A free trade agreement (FTA) between Japan and Australia went into effect on Thursday, a deal that both sides say will yield windfalls for their economies.
Australian Prime Minister Tony Abbott and his Japanese counterpart, Shinzo Abe, announced the pact last year, Japan's first with a major agricultural economy.
The agreement calls for Japan to gradually phase out its nearly 40% tariffs on Australian exports of beef. In turn, Australia is to end its tariffs on Japanese-made vehicles, household appliances and electronics. Japanese cars, for example, will cost Australians about $2,500 less after the 5% tariff is abolished.
Talks on the trade pact took seven years as Japan has balked at allowing foreign competition in farm products. The basic agreement calls for the current 38.5% tariff on beef from Australia to drop to 23.5% for chilled beef within 15 years. The tariff for frozen beef will fall to 19.5% within 18 years.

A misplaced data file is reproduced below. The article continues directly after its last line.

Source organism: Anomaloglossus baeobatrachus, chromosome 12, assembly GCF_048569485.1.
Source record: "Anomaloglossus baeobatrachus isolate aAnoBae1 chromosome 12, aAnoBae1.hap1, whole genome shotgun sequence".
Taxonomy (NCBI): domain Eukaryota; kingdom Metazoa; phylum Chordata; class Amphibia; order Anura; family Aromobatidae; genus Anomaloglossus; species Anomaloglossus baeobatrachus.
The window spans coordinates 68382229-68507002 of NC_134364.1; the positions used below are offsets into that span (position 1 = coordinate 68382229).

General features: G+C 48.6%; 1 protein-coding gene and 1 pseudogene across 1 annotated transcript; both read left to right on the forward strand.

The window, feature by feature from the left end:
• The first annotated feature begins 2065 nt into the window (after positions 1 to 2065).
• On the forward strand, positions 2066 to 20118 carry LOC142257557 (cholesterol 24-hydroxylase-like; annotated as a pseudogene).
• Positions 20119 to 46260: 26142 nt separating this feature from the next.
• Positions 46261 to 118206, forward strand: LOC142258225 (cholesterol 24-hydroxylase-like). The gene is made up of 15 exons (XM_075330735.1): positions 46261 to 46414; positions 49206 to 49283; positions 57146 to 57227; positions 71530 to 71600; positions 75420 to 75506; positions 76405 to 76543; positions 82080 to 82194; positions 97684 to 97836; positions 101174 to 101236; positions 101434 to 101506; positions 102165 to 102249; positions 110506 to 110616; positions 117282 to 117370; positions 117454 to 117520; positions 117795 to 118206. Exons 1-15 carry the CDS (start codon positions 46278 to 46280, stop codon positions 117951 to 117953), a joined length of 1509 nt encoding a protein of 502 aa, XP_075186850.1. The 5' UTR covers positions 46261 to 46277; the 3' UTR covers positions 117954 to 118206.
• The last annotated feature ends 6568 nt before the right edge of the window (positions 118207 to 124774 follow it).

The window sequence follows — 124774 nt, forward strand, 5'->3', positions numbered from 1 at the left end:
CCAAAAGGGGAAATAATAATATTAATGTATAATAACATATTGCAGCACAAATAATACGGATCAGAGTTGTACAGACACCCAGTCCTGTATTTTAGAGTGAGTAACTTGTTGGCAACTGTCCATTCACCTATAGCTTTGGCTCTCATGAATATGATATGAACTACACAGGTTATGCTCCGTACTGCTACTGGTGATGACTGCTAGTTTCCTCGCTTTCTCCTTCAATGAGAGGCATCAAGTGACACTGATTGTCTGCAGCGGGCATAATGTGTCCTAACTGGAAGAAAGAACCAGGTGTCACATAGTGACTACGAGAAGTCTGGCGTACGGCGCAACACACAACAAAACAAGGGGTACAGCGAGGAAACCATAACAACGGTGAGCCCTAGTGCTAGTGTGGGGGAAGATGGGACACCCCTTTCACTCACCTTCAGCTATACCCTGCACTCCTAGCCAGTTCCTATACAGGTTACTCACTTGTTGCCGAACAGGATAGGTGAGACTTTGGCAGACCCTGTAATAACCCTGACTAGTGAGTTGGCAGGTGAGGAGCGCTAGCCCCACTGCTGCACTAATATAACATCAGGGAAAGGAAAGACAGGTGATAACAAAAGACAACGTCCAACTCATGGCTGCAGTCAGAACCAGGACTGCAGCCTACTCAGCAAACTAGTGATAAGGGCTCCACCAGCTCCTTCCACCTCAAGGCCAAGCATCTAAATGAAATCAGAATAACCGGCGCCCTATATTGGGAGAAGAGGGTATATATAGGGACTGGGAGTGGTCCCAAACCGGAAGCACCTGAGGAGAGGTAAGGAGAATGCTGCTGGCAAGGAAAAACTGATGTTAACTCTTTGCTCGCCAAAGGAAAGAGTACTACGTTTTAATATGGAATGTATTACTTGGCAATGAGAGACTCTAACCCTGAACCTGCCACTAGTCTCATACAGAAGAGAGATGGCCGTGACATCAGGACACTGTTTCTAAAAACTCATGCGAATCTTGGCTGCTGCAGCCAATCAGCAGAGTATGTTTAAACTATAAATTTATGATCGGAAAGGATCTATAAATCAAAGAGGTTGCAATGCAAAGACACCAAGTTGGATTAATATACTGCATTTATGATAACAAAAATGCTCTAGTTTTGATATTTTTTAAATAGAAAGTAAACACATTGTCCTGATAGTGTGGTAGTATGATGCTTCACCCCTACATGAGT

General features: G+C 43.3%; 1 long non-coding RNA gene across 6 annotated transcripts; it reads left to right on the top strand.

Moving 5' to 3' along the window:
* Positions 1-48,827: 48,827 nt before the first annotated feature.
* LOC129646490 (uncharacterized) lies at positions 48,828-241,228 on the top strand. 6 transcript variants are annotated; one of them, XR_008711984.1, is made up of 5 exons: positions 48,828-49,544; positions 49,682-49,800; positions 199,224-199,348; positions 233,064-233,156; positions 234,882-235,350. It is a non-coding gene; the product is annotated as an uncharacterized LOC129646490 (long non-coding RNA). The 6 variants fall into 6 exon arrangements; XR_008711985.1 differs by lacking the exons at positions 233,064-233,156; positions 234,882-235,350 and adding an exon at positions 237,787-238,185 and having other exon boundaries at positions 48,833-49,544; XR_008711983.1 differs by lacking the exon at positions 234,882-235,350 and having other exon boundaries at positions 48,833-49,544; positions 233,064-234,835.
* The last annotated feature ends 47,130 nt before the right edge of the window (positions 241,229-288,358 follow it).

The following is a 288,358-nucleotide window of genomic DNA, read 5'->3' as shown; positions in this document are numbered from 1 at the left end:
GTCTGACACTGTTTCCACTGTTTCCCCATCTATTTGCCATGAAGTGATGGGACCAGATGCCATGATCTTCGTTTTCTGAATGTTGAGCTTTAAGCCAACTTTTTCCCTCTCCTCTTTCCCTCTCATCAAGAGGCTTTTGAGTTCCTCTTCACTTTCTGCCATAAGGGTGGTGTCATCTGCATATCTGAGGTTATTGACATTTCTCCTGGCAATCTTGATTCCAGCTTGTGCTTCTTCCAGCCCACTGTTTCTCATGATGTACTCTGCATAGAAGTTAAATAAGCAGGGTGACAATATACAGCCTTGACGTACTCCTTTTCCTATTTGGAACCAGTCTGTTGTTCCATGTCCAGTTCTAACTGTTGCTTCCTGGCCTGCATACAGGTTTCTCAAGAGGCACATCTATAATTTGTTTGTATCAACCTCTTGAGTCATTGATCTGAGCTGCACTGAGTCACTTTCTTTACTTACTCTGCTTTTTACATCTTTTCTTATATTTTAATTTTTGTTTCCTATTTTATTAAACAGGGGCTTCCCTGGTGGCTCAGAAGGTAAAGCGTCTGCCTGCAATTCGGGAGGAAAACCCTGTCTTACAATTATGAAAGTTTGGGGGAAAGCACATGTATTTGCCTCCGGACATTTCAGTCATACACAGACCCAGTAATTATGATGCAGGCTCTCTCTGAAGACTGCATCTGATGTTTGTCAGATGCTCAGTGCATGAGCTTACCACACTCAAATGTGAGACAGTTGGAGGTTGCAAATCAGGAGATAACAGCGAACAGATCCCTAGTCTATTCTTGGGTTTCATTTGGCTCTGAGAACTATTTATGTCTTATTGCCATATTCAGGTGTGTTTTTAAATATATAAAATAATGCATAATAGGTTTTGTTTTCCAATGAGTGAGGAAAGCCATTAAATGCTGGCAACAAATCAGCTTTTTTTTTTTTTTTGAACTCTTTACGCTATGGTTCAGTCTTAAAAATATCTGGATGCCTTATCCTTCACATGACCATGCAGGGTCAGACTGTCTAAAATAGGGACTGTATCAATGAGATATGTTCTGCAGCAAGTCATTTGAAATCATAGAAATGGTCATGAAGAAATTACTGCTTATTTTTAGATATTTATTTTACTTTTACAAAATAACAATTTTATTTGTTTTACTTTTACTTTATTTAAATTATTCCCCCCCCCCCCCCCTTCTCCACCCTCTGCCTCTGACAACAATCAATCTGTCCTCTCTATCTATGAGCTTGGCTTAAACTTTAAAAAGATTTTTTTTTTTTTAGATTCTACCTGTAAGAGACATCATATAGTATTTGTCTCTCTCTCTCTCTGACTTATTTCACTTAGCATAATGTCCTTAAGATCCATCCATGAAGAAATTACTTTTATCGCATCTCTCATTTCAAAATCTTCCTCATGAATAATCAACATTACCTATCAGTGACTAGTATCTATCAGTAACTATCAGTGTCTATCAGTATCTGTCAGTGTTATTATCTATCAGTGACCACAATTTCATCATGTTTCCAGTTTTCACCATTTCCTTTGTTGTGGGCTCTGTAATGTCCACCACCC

The agreement also sets limits on the amount of beef that can be imported.
According to details from the Australian trade ministry, Japan will make "deep" cuts on beef tariffs in the first year. Tokyo also agreed to increase duty-free imports of cheese and to phase out its tariffs on wine, sea products, honey and many fruits, vegetables and nuts.
Japan also agreed to end, within a decade, virtually all of its tariffs on Australian industrial products.
Japan is Australia's second-biggest trading partner after China, importing over two-thirds of the beef Australia exports.
Both sides see significant potential for growth in trade, and officials say Australians can expect access to less expensive Japanese products thanks to the agreement.
Despite the tariffs it imposes on farm imports, Japan buys more from Australia than it exports to the country, mainly due to its purchases of energy and other resources.
Countries around the Pacific's rim buy 77% of Australia's exports, and seven of its top 10 export markets are in Asia.© Japan Today/AP